Bill

       

  • Nathaniel

    I’ll be honest. I don’t specifically stand up for LGBT students!

    Not because I don't care for them but because I try to make my classroom safe place for EVERYONE. I try to treat everyone with respect. I know students in my class that have been bullied for having English as a second language, for not living with their parents, etc. Basically anything that makes them different. I don't see the point of singling out a single group that needs help at the expense of these other students that also need help.

    Part of the reason why I do this is because I was bullied in school because I was different (smart & socially awkward in a small country town). If we only focus on LGBT at the expense of other students then other students will fall through the cracks. For this reason I disagree that we should focus on making school safe for just LGBT students and focus on initiatives that make school safe for everyone not just a specific groups that are popular at the moment. It may require different things for different but focusing on one group instead of all student is short sighted in my view.

    • billferriter

      Hey Nathaniel, 

      Hey Nathaniel, 

      I’m with you:  We shouldn’t have to single out any group in our classrooms if we are creating a safe space to begin with.  That’s a legit point.  

      But at least here in North Carolina — where hate is literally spewed about homosexuality or gender identity issues — I believe that students need to hear the people who they trust speaking openly about acceptance.  It’s just not enough to BE open and accepting.  You have to advocate for openness and acceptance of marginalized populations simply because the very public messages sent by important figures aren’t just hurtful.  They are hateful.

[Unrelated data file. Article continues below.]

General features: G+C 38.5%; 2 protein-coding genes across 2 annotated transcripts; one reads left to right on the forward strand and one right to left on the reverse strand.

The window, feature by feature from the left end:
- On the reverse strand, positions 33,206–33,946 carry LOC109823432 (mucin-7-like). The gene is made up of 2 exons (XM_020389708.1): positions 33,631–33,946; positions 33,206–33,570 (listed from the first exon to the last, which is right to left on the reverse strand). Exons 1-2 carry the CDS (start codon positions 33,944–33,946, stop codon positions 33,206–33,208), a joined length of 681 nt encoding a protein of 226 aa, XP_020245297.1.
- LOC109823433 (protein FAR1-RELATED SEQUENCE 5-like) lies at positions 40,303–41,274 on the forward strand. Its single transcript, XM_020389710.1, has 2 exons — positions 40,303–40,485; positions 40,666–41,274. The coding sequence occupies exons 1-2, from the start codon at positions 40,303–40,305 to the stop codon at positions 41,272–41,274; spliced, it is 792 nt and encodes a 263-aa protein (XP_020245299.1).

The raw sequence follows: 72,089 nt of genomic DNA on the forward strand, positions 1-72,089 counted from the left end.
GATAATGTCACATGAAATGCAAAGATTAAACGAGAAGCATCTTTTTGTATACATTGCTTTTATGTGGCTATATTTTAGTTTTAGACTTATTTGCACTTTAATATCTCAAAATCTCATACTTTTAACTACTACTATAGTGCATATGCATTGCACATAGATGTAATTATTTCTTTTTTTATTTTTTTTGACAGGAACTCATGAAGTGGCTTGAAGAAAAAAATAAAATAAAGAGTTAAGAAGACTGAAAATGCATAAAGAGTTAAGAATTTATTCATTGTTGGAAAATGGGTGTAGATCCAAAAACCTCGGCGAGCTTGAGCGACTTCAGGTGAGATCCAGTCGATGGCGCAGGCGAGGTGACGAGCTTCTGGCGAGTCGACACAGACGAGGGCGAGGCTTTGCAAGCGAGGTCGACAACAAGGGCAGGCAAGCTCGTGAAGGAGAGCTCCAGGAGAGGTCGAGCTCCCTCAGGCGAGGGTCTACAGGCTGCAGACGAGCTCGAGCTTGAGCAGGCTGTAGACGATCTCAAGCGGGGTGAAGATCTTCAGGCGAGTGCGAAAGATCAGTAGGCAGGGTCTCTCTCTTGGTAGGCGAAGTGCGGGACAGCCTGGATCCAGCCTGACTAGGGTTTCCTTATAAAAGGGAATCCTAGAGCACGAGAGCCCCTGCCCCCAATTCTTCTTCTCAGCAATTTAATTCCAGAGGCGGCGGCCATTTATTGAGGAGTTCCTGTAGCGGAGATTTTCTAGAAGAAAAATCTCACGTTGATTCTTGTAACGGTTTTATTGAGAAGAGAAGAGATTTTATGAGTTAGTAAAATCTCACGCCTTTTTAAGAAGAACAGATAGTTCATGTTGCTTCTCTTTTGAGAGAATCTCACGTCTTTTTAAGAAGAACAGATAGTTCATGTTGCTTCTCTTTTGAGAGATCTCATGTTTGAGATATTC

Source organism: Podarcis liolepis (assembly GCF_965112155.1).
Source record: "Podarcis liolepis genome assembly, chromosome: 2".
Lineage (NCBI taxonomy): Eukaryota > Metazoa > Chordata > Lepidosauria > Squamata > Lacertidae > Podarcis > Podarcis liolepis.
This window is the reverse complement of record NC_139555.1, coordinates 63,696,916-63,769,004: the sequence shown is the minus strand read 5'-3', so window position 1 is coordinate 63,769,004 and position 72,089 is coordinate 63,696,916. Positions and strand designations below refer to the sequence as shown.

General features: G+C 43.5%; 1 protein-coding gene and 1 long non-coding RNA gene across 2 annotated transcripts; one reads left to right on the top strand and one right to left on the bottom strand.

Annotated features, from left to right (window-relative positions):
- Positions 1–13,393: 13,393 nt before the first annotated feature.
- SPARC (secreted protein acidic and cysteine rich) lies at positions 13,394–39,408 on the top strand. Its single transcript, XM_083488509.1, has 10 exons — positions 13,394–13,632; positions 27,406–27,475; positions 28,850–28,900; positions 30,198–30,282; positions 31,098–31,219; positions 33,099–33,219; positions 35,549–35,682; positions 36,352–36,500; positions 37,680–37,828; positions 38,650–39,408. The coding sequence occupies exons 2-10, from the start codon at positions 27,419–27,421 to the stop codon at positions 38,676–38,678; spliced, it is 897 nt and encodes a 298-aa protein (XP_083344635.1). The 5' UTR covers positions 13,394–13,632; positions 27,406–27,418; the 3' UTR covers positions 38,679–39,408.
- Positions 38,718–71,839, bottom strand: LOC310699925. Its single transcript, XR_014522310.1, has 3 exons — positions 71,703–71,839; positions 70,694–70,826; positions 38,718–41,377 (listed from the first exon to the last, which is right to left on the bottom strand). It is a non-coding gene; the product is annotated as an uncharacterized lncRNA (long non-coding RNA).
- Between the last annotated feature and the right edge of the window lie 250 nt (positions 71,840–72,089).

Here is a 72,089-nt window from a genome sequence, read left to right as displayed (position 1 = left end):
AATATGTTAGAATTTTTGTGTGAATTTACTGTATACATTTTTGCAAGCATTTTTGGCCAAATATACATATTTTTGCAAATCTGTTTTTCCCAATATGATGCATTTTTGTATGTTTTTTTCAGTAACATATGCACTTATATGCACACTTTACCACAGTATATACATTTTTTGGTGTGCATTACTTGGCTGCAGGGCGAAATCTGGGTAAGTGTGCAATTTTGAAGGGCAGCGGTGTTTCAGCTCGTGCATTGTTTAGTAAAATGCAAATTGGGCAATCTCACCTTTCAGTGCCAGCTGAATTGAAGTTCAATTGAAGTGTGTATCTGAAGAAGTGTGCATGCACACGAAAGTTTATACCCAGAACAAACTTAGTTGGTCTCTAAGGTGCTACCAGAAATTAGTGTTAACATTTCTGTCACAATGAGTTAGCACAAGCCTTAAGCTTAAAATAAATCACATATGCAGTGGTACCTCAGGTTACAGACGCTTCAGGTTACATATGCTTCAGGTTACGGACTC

Maybe I’d think differently if I lived in a place where tolerance was the norm.  But that’s not what life is like here in my state.  

      Good thinking with you, 

      Bill

       

  • Amy Illingworth

    Re-post this every month!

    Thank you for re-posting your blog.  This continues to be a timely and sensitive subject that we, as educators, need to address openly.  I encourage educators and parents to read the book Raising Ryland by Hillary Whittington.  It's a powerful story about a family supporting their young transgender child.  

  • Pamela Ferrante

    Thank you!

    As an educator I feel it is our first priority to protect our students and make school a safe place to learn.  You are right about the stigma that is attached to standing up for our LGBTQ students.  These students deal with so much hatred thrown at them for nothing more than being themselves.  I know that this is nothing new, kids that are different have always been the target for bullies, and we should make every effort to protect them all.  Yet, our LGBTQ students are not only the target of school yard bullies, but also of society.  This is especially true for our transgender kids who face the most difficult of all discrimination.  I should know, my daughter is transgender.  She is an amazing young woman who even with a loving family was petrified to come out and live her true identity.  She is not a freak or mentally disturbed.  My daughter suffered through her public school years living a lie and I am thankful everyday she didn’t become one of the statistics of trans teens who commit suicide.  At college she found a group of other LGBTQ kids that support one another and try to raise awareness about discrimination.   I know there are trans kids in our school and I know they are suffering.  Many don’t even have support from their own families.  By creating a culture in our classroom and our schools where we openly value ALL people and embrace ALL children as they are, we might be the only person standing between an LBGTQ child and a decision to commit suicide.  You might just save a life.  As a colleague and more importantly as a mom, I beg you to be that person!